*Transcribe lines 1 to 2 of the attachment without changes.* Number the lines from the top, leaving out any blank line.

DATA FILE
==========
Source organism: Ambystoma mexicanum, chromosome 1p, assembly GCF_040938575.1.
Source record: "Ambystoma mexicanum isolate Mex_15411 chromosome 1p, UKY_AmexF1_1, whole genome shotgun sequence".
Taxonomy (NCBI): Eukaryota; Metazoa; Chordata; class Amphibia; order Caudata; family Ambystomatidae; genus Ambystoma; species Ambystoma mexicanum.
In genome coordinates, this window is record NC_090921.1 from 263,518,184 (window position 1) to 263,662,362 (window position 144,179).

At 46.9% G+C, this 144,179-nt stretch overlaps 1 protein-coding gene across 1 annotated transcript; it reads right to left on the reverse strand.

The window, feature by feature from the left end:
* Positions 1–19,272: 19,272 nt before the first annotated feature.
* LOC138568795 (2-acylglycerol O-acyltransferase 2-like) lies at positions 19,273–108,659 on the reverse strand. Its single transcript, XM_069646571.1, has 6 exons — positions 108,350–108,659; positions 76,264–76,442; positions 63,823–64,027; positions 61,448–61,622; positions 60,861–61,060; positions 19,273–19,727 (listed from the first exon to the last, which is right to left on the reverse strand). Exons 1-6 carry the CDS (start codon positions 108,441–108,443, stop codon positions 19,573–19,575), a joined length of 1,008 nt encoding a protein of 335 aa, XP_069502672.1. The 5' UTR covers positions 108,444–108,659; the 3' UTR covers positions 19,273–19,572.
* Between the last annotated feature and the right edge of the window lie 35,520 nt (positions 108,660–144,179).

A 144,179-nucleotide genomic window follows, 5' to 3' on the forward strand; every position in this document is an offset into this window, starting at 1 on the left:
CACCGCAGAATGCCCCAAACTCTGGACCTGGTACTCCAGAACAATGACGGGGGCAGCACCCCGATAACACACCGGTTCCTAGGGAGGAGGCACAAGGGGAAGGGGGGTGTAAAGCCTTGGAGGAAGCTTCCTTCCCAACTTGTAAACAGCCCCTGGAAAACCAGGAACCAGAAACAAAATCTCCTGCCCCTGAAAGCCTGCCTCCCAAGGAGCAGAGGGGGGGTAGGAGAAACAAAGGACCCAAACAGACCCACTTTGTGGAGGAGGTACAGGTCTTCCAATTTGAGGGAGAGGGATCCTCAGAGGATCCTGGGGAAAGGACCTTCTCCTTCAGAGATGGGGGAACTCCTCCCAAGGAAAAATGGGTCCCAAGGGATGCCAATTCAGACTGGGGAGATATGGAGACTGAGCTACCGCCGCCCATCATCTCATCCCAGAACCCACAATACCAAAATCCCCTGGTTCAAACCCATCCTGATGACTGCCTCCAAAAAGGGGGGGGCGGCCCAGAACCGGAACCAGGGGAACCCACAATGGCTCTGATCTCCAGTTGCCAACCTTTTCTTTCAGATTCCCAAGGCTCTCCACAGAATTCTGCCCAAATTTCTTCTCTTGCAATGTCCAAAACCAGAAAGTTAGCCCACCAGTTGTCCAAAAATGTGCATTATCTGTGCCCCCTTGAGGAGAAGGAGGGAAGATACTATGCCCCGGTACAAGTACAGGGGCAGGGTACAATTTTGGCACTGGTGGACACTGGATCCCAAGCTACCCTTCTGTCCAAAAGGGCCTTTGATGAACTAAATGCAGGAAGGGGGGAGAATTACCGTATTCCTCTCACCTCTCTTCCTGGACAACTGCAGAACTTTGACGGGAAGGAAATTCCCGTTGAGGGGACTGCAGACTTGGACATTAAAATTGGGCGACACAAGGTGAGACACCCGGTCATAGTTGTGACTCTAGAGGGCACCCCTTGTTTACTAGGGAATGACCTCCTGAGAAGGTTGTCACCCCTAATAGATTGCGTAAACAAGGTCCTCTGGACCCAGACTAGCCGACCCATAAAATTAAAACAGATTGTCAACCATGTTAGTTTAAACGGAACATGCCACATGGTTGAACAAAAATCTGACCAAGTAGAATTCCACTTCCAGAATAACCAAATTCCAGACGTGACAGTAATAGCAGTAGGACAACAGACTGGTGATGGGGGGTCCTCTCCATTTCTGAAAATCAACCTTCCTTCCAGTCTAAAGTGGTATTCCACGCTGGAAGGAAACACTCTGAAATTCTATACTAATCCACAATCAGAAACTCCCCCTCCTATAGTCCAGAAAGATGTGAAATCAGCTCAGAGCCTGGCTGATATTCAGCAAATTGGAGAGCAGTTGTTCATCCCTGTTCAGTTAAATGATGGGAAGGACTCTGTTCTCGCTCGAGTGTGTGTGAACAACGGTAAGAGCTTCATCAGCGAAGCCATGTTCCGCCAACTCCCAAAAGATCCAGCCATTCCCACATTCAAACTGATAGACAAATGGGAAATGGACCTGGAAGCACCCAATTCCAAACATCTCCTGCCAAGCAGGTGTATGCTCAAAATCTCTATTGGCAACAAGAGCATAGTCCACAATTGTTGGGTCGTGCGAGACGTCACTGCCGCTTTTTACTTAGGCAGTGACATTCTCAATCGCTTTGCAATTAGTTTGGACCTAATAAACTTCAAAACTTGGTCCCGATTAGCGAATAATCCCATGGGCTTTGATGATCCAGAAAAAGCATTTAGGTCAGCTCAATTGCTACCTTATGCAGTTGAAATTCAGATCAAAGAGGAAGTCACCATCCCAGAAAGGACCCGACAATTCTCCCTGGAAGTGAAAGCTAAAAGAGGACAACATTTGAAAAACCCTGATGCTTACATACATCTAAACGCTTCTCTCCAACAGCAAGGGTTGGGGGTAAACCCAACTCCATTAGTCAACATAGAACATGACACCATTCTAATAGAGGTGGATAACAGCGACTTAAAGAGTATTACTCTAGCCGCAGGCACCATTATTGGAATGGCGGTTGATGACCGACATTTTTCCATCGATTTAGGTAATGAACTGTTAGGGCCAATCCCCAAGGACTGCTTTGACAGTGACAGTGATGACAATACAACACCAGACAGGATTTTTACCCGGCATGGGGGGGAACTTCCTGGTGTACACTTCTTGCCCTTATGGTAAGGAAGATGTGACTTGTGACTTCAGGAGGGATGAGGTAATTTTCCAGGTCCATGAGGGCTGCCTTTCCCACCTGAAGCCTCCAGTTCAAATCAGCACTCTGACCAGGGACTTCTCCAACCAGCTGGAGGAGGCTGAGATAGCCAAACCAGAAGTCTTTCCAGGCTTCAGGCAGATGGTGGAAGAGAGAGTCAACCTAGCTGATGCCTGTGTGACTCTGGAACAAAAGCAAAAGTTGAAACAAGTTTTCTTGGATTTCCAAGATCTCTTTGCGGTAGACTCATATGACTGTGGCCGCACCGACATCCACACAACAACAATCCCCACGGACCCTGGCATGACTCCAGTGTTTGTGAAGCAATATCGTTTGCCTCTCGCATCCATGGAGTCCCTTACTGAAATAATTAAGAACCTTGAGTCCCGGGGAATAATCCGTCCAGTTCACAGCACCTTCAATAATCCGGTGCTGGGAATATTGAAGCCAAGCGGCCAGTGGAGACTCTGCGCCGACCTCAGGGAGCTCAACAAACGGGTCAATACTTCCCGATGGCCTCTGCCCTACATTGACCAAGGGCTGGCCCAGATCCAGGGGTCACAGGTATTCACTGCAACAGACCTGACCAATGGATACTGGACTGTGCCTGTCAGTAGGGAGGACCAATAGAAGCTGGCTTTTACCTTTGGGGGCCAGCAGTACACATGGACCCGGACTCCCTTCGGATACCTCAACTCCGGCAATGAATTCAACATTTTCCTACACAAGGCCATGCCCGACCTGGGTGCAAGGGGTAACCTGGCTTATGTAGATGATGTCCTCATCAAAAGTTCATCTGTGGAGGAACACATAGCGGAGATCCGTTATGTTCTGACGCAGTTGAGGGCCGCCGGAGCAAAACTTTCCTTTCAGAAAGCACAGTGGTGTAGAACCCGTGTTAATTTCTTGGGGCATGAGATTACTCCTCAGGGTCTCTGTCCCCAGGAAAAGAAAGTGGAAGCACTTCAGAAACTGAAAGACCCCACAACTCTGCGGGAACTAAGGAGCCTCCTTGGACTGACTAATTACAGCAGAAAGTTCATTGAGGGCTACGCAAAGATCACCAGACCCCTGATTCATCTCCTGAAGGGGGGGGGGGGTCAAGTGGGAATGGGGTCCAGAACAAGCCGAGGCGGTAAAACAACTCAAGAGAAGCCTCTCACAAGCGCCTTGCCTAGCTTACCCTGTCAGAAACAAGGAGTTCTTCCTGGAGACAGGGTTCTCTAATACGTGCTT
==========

Source organism: Ambystoma mexicanum, chromosome 1p, assembly GCF_040938575.1.
Source record: "Ambystoma mexicanum isolate Mex_15411 chromosome 1p, UKY_AmexF1_1, whole genome shotgun sequence".